'A Journalistic Bent' is a regular column
in which our roving reporter takes a hard look at all the issues of gaming, games development, and the games themselves. This week's column looks at favoured shooters or ‘shmups’ as they have sadly become known.
For all the sophistication of the games we currently play, there’s an ancient species that still gives me as much pleasure as any emergent sim or massively-multi-player world. These are the shoot ‘em ups. I’ve long struggled to articulate what it is about these games that instill such happiness in me, but I assume it must be some manner of simplicity, of reduced and distilled actions. Or perhaps it’s the childish glee of destruction.
A friend of mine, the editor of an obscure science journal in the UK, said that games as a whole were like a mobile phone. Phones are becoming increasingly complex, with all kinds of sophisticated features and yet, for the most part, the really popular element of phones are the text message. It’s that kind of lowest-common denominator impulse in our interactions with technology that I think makes shooters so compulsive. If there are certain needs of communication that text messages fill with the minimum of complexity, then there are certain elements of excitement and mood-alteration than shooters provide with a distinct whiff of uncomplicated pixel-fire.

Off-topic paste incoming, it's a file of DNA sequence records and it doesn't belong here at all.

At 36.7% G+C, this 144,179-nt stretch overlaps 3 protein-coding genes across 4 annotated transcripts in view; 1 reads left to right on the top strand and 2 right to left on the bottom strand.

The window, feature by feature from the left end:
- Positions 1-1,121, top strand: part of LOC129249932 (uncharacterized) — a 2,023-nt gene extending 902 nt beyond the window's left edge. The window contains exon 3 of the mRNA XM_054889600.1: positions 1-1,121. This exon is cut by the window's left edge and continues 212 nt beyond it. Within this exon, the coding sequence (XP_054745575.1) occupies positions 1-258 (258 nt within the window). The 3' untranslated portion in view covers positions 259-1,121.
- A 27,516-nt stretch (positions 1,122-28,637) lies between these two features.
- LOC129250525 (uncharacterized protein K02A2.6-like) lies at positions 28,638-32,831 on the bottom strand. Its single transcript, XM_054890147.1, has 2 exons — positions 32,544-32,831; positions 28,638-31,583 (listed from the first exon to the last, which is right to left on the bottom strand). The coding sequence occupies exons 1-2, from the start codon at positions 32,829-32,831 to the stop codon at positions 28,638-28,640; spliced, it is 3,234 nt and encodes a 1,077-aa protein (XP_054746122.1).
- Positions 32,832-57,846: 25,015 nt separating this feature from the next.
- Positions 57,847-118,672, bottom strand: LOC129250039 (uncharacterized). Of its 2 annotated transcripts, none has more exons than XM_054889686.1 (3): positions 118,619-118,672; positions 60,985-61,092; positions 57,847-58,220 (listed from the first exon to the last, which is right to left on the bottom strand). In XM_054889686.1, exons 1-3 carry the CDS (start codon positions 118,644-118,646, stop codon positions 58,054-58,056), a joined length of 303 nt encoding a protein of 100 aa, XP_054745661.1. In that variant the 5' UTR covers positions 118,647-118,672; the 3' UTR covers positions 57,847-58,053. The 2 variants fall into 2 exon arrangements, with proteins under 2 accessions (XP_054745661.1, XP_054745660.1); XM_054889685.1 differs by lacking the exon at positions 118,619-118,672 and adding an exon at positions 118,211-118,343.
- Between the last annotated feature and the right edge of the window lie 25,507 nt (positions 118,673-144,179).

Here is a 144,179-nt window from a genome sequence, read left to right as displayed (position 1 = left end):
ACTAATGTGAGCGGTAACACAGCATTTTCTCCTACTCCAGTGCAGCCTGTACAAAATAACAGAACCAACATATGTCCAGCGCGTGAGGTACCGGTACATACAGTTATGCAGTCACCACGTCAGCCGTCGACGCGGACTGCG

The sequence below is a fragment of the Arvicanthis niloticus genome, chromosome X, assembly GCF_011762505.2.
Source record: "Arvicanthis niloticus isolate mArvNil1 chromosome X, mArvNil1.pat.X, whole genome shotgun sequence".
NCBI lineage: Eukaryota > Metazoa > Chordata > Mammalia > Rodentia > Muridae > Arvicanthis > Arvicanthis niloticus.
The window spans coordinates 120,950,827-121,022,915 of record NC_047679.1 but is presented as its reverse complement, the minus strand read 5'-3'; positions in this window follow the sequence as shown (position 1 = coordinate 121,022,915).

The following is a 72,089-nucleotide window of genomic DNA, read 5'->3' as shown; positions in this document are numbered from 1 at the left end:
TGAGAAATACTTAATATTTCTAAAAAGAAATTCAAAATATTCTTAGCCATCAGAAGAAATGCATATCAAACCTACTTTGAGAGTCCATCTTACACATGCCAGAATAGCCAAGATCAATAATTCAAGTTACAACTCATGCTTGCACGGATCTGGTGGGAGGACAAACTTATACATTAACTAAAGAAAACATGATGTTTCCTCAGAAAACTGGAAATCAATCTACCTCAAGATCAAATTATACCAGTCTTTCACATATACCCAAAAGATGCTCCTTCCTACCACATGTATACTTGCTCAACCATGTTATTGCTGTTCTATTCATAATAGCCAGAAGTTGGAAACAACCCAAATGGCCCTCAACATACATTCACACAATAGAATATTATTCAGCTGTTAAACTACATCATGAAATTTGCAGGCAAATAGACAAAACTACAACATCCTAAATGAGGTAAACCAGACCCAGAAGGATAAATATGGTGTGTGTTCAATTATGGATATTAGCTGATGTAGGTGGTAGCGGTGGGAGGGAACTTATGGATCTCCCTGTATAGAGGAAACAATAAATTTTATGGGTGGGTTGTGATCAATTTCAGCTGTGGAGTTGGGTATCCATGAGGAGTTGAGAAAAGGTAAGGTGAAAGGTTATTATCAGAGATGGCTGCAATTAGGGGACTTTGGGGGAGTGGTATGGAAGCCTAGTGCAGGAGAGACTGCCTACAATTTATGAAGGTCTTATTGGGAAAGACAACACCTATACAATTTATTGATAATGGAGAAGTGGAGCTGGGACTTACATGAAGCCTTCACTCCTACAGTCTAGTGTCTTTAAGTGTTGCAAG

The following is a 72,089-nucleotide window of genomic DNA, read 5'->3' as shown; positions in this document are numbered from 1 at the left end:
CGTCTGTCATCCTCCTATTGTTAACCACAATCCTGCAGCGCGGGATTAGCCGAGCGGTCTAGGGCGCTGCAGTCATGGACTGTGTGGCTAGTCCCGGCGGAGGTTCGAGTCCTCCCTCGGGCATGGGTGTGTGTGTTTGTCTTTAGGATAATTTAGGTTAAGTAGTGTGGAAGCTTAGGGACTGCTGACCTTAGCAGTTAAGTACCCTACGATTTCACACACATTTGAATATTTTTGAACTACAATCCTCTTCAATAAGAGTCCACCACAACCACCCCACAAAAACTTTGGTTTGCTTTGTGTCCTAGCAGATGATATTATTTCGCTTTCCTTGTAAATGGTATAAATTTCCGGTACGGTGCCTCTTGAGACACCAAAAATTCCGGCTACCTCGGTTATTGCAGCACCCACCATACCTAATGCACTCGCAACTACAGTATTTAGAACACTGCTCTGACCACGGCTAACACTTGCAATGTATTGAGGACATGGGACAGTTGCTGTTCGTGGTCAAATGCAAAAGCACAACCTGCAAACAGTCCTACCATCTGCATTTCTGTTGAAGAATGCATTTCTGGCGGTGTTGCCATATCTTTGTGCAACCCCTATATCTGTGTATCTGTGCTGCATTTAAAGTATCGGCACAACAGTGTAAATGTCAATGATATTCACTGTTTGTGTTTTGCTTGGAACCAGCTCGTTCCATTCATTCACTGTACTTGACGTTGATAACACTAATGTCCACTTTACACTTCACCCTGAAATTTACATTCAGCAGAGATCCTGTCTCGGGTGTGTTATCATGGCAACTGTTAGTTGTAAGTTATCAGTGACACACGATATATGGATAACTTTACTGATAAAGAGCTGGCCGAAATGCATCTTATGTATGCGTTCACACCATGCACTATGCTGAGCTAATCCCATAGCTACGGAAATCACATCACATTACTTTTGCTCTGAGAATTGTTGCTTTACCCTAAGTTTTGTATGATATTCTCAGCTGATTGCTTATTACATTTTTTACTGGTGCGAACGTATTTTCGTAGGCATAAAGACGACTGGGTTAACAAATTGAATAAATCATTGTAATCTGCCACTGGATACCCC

When in need of shooting there are three places I regularly turn to. Being a desk-bound, info dredging, PC zealot I don’t often muster the will to shamble over to the (neglected-looking) television and punch one of the consoles to life, that only really happens when there’s work to be done, or caffeine jitters to be expunged in some futuristic racing.
Instead I let my folder entitled “Other Games” do the work. Top of this list of miscellaneous entertainments is Mutant Storm
, by the now XBox-bound PomPom Games. This was their second title, a magnificent iteration of the Robotron
-style of shooter, one that dumps you in an arena with masses of spawning enemies which must be cleared before the next level will open up. The simplicity of the action, along with its manic-shooter precision and excellent ‘enraged’ enemy score-multipliers makes it ludicrously invigorating.
Second comes Warning Forever
, by Hikoza T Ohkubo. The official site explains all: “In this game, there are only you and the boss ship. The more you beat a boss, the more next boss becomes strong.” Beautiful, agonising, epic and strewn with evolving cleverness.
Thirdly, but hardly ever finally, is the pixelated genius of Kenta Cho
. Although Mr Cho now has a few neon-wrapped masterpieces available for download, I would argue that it is the scrolling 360-degree shooter Gunroar
which is his masterpiece. It has devoured almost as many hours when I should be previewing World War II RTS games as SWIV
did when I was an idly disenfranchised teenager.
All of which jubilation is as prologue to saying, goddamn, I can’t wait for a bit of Space Giraffe
. Take all the press-release babble of this year and contrast them with Minter matter-of-factly saying, towards the end of this YouTube video
“but that gives you an idea of how you can put a game inside Neon...”
[Jim Rossignol is a freelance journalist based in the UK – his game journalism has appeared in PC Gamer UK, Edge and The London Times.]